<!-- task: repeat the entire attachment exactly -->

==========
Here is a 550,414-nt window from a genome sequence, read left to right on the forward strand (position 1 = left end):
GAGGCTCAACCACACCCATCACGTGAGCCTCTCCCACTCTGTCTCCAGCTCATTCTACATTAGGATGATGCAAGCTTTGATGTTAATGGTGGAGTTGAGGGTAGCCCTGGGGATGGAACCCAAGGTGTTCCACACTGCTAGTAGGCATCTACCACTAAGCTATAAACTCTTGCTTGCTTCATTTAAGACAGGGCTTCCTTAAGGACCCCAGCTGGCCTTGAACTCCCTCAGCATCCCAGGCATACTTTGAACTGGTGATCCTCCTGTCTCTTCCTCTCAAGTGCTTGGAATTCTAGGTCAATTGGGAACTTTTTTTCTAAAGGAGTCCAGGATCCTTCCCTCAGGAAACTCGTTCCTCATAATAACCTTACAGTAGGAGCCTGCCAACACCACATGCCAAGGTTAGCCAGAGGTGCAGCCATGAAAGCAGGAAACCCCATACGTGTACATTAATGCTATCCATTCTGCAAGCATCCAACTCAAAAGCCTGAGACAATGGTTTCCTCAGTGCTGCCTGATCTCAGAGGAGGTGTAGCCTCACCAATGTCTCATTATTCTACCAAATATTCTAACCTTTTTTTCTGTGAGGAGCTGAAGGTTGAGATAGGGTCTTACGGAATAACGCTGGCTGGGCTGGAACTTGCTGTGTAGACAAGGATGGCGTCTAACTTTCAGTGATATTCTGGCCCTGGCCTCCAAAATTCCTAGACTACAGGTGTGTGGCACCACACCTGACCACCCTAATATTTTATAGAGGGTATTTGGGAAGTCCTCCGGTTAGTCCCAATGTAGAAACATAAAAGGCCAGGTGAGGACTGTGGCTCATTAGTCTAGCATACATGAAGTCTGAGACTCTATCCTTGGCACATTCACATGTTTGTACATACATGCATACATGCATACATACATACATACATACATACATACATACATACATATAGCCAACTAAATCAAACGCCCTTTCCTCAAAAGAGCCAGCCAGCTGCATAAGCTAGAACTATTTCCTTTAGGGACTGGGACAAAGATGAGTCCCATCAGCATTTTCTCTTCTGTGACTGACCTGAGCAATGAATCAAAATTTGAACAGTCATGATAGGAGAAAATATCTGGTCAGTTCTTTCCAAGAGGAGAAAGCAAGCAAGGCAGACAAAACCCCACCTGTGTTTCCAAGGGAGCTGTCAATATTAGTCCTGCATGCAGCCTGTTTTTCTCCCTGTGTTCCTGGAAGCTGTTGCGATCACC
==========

Here is a 550,414-nt window from a genome sequence, read left to right on the forward strand (position 1 = left end):
GAGGCTCAACCACACCCATCACGTGAGCCTCTCCCACTCTGTCTCCAGCTCATTCTACATTAGGATGATGCAAGCTTTGATGTTAATGGTGGAGTTGAGGGTAGCCCTGGGGATGGAACCCAAGGTGTTCCACACTGCTAGTAGGCATCTACCACTAAGCTATAAACTCTTGCTTGCTTCATTTAAGACAGGGCTTCCTTAAGGACCCCAGCTGGCCTTGAACTCCCTCAGCATCCCAGGCATACTTTGAACTGGTGATCCTCCTGTCTCTTCCTCTCAAGTGCTTGGAATTCTAGGTCAATTGGGAACTTTTTTTCTAAAGGAGTCCAGGATCCTTCCCTCAGGAAACTCGTTCCTCATAATAACCTTACAGTAGGAGCCTGCCAACACCACATGCCAAGGTTAGCCAGAGGTGCAGCCATGAAAGCAGGAAACCCCATACGTGTACATTAATGCTATCCATTCTGCAAGCATCCAACTCAAAAGCCTGAGACAATGGTTTCCTCAGTGCTGCCTGATCTCAGAGGAGGTGTAGCCTCACCAATGTCTCATTATTCTACCAAATATTCTAACCTTTTTTTCTGTGAGGAGCTGAAGGTTGAGATAGGGTCTTACGGAATAACGCTGGCTGGGCTGGAACTTGCTGTGTAGACAAGGATGGCGTCTAACTTTCAGTGATATTCTGGCCCTGGCCTCCAAAATTCCTAGACTACAGGTGTGTGGCACCACACCTGACCACCCTAATATTTTATAGAGGGTATTTGGGAAGTCCTCCGGTTAGTCCCAATGTAGAAACATAAAAGGCCAGGTGAGGACTGTGGCTCATTAGTCTAGCATACATGAAGTCTGAGACTCTATCCTTGGCACATTCACATGTTTGTACATACATGCATACATGCATACATACATACATACATACATACATACATACATACATATAGCCAACTAAATCAAACGCCCTTTCCTCAAAAGAGCCAGCCAGCTGCATAAGCTAGAACTATTTCCTTTAGGGACTGGGACAAAGATGAGTCCCATCAGCATTTTCTCTTCTGTGACTGACCTGAGCAATGAATCAAAATTTGAACAGTCATGATAGGAGAAAATATCTGGTCAGTTCTTTCCAAGAGGAGAAAGCAAGCAAGGCAGACAAAACCCCACCTGTGTTTCCAAGGGAGCTGTCAATATTAGTCCTGCATGCAGCCTGTTTTTCTCCCTGTGTTCCTGGAAGCTGTTGCGATCACC